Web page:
Hemp farmers may have seen something new in their mailboxes this winter, as federal agriculture officials prepare for the 2022 Census of Agriculture, which will include hemp farmers for the first time.
Over the last two months, the U.S. Department of Agriculture’s National Agricultural Statistics Service sent “content tests” to a sample of 36,000 producers from various agriculture segments across the country.
The content tests are brief surveys to help the agency market projections for the larger census.
The NASS conducts the Census of Agriculture once every five years, giving the USDA a complete count of U.S. farms and the people who operate them.
The ag census looks at land use and ownership, operator characteristics, production practices, income and expenditures, and is a source of uniform, comprehensive agricultural data for every county in the nation.
Through the census, agricultural producers provide information that can influence decisions that shape their industry segment and the future of U.S. agriculture.
According to USDA-NASS, there will be several tests running concurrently through this spring to address producer requests and technological trends, including the inclusion of previously reported data.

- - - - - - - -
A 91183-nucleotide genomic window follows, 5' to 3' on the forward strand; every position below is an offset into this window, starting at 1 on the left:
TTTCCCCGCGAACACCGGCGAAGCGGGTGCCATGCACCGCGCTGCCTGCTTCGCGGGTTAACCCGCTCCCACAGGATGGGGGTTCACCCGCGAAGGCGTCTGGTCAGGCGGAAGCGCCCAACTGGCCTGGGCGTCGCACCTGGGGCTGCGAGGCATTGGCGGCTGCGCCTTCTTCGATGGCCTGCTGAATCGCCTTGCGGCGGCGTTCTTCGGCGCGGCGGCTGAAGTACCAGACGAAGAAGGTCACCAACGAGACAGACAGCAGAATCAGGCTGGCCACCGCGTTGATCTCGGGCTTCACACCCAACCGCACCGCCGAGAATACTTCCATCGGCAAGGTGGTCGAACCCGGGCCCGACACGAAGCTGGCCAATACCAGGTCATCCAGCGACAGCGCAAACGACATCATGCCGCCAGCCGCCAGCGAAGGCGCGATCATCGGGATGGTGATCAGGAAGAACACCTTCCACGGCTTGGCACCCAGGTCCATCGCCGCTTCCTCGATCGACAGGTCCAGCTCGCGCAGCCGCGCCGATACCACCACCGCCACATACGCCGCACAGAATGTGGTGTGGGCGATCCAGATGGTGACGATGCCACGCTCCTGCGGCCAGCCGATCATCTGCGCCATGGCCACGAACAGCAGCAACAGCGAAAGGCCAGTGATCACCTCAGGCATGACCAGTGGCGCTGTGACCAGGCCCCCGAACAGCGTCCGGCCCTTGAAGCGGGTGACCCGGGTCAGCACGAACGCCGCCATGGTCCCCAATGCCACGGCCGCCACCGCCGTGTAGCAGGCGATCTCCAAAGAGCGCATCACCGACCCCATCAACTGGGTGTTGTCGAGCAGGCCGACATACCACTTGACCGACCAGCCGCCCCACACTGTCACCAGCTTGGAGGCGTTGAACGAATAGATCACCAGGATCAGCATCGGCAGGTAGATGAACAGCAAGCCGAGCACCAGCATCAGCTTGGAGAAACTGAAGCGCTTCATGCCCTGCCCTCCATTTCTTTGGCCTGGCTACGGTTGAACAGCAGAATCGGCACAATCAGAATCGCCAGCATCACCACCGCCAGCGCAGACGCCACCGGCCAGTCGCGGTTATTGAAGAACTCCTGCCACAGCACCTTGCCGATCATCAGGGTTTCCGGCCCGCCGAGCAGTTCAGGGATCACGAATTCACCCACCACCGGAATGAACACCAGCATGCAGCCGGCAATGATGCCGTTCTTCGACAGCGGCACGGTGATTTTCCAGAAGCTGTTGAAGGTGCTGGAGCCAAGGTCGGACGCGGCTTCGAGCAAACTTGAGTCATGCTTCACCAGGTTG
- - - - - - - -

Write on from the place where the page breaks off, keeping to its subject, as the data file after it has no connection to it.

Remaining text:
NASS is also testing the way it collects its data. The content test is a short survey that includes a handful of screening questions to determine if operations meet the definition of a farm, helping to fine-tune the accuracy of the sample list for the upcoming census.
Most important for hemp producers, the NASS is testing questions for the new commodity, which will be included for the first time in the 2022 Census of Agriculture.
All content test results will be considered for incorporation in the upcoming census, and in accordance with federal law, USDA-NASS will keep all responses confidential and uses them only for statistical purposes.
Farmers who received a content test can get assistance for completing it by calling 888-424-7828.
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